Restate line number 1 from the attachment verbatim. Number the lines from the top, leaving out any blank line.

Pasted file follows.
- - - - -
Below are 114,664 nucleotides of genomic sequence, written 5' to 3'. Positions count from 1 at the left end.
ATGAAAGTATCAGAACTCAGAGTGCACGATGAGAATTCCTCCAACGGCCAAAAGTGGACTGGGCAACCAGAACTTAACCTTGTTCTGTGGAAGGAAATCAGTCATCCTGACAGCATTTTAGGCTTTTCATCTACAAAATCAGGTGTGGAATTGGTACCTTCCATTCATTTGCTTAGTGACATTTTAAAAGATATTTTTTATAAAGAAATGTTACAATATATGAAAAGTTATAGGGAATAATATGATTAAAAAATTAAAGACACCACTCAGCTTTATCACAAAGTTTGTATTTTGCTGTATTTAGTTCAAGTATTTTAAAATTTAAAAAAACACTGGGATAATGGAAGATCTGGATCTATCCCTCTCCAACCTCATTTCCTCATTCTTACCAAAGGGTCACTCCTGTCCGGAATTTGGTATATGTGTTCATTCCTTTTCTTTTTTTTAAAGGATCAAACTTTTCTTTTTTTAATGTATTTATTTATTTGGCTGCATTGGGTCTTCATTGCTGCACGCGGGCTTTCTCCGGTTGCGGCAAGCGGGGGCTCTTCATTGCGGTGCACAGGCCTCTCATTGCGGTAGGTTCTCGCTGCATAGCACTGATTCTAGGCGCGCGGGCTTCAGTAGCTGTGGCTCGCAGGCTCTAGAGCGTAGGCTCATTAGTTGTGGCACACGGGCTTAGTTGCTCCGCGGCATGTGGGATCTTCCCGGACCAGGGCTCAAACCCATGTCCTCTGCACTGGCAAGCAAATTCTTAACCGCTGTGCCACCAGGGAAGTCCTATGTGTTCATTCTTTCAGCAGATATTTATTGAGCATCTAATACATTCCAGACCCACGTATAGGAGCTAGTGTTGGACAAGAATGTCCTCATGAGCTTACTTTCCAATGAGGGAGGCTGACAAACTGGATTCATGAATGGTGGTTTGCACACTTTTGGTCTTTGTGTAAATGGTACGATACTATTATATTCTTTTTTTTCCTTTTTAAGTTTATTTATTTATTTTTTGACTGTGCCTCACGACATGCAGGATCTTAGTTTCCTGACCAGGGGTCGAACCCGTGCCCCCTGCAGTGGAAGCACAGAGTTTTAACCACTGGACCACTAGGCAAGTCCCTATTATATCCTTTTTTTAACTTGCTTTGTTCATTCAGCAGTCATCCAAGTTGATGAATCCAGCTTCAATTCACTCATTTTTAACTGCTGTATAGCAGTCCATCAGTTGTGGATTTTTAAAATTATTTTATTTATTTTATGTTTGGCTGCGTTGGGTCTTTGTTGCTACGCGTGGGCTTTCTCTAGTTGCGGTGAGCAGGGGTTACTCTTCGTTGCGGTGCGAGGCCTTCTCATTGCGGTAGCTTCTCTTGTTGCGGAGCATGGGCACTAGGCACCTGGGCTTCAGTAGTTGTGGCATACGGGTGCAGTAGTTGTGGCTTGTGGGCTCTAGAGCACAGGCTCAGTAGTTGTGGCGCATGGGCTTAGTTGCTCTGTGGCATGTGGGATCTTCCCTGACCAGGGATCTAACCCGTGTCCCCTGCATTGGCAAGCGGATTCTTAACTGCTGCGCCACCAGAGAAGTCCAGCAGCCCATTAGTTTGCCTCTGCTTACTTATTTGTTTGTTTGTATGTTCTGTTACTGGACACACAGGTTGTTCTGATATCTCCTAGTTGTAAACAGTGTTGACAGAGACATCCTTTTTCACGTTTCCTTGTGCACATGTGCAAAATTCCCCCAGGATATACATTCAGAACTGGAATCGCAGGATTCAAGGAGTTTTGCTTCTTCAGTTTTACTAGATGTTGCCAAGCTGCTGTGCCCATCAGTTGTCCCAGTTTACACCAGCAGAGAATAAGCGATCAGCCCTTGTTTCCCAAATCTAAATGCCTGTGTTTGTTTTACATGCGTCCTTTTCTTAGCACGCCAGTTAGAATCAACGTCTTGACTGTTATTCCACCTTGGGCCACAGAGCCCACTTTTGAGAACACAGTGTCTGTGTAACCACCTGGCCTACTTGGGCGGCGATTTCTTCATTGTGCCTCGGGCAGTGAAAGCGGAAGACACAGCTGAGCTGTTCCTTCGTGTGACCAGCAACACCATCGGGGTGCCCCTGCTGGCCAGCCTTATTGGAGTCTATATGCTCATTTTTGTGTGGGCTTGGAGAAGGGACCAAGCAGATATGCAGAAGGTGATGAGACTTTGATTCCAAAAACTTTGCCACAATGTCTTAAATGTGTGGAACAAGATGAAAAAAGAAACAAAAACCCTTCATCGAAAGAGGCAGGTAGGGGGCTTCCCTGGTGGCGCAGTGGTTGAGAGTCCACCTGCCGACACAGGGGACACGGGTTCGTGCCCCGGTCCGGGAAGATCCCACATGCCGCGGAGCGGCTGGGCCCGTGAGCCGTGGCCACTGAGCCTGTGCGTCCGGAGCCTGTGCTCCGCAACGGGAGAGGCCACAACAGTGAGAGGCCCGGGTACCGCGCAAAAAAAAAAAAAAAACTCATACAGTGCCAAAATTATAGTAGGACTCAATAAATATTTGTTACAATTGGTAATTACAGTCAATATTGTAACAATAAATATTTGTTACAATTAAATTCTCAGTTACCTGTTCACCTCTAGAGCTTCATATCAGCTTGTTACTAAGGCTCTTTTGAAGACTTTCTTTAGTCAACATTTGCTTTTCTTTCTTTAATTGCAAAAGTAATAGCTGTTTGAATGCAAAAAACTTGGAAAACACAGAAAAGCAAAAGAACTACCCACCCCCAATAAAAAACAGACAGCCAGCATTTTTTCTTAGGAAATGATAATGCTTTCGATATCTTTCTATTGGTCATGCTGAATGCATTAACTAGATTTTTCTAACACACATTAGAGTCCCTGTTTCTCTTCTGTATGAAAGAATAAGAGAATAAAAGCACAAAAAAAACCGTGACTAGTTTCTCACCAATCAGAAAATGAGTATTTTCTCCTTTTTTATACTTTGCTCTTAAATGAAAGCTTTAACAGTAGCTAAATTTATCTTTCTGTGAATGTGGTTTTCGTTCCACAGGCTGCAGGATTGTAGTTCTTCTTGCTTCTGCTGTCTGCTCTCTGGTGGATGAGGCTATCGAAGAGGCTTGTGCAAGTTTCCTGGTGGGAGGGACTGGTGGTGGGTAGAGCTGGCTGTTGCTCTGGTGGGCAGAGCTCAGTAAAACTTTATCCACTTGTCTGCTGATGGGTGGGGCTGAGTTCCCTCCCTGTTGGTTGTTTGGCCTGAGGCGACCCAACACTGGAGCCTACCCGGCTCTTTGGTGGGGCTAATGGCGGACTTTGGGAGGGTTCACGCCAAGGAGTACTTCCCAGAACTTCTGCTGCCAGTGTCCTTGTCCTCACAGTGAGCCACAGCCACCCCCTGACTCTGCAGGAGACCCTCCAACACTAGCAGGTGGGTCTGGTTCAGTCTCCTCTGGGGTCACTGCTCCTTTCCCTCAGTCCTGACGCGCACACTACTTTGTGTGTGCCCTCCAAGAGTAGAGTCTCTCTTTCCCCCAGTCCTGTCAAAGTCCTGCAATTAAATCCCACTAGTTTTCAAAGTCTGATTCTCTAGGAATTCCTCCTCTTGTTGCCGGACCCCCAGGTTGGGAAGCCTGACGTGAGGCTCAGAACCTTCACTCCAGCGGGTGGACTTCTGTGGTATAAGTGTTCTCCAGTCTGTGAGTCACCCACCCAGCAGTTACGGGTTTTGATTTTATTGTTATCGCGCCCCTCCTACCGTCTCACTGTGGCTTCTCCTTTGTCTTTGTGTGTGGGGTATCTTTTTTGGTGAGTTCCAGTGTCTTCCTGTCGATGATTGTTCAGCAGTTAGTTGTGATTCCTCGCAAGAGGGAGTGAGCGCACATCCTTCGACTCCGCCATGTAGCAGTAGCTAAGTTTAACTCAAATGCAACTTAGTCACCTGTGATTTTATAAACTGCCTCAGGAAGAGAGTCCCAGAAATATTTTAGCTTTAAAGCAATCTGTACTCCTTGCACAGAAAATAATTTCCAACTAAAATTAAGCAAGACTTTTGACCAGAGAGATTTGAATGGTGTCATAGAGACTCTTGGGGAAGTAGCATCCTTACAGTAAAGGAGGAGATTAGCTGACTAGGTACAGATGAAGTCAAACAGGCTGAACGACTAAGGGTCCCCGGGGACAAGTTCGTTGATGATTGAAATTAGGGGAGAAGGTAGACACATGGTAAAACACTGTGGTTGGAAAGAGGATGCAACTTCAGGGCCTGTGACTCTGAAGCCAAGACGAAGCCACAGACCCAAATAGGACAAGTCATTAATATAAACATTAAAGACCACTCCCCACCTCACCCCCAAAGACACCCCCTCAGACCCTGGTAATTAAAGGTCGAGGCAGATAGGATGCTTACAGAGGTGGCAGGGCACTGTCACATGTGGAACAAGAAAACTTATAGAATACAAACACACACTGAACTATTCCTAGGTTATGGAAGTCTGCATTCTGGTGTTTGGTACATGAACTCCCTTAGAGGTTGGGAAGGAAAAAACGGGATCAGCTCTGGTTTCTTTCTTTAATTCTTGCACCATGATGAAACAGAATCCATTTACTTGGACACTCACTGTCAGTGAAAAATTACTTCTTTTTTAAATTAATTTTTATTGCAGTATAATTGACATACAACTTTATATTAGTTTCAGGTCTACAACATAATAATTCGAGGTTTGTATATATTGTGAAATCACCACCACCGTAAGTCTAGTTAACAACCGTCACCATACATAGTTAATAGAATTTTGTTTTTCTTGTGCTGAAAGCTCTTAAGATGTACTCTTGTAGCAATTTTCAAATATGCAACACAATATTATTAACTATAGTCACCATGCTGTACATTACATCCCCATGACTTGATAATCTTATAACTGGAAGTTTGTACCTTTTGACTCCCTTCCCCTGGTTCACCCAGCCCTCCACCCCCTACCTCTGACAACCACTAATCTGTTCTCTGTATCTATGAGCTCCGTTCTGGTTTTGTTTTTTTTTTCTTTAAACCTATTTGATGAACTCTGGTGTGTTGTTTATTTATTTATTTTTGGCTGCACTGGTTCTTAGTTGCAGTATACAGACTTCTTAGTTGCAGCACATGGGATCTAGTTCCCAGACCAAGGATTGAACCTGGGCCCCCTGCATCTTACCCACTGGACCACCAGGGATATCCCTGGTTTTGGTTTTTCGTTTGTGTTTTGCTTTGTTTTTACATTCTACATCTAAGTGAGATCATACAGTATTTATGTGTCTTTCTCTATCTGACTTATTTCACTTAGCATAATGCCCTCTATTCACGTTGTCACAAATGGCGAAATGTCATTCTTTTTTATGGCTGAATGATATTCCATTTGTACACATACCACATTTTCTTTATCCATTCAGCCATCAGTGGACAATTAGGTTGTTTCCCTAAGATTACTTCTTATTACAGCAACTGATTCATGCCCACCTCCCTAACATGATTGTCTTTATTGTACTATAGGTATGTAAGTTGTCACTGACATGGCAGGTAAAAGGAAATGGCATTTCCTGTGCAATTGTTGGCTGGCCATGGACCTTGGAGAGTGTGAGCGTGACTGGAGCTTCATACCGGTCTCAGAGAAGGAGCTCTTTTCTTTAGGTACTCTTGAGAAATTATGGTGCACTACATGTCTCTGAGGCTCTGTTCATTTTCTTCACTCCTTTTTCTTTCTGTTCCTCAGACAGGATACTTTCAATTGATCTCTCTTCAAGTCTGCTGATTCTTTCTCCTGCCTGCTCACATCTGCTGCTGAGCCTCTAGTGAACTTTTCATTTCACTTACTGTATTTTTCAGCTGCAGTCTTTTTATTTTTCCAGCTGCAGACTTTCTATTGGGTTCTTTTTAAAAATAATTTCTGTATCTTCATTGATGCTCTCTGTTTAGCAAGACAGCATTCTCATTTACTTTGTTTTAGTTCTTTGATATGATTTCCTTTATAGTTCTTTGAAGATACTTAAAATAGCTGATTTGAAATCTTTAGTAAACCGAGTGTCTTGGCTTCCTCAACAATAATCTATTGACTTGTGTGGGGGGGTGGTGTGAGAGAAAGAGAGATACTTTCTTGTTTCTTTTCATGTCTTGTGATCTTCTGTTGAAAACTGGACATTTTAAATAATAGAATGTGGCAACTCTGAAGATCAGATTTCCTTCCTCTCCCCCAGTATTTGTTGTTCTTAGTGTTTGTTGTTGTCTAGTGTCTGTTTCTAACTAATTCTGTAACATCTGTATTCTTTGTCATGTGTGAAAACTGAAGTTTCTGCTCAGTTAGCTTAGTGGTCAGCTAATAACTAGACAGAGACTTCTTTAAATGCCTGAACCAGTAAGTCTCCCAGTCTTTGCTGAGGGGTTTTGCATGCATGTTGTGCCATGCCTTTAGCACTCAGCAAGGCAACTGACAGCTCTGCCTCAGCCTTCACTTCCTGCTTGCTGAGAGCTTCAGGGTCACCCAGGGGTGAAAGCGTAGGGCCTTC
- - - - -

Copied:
Below are 114,664 nucleotides of genomic sequence, written 5' to 3'. Positions count from 1 at the left end.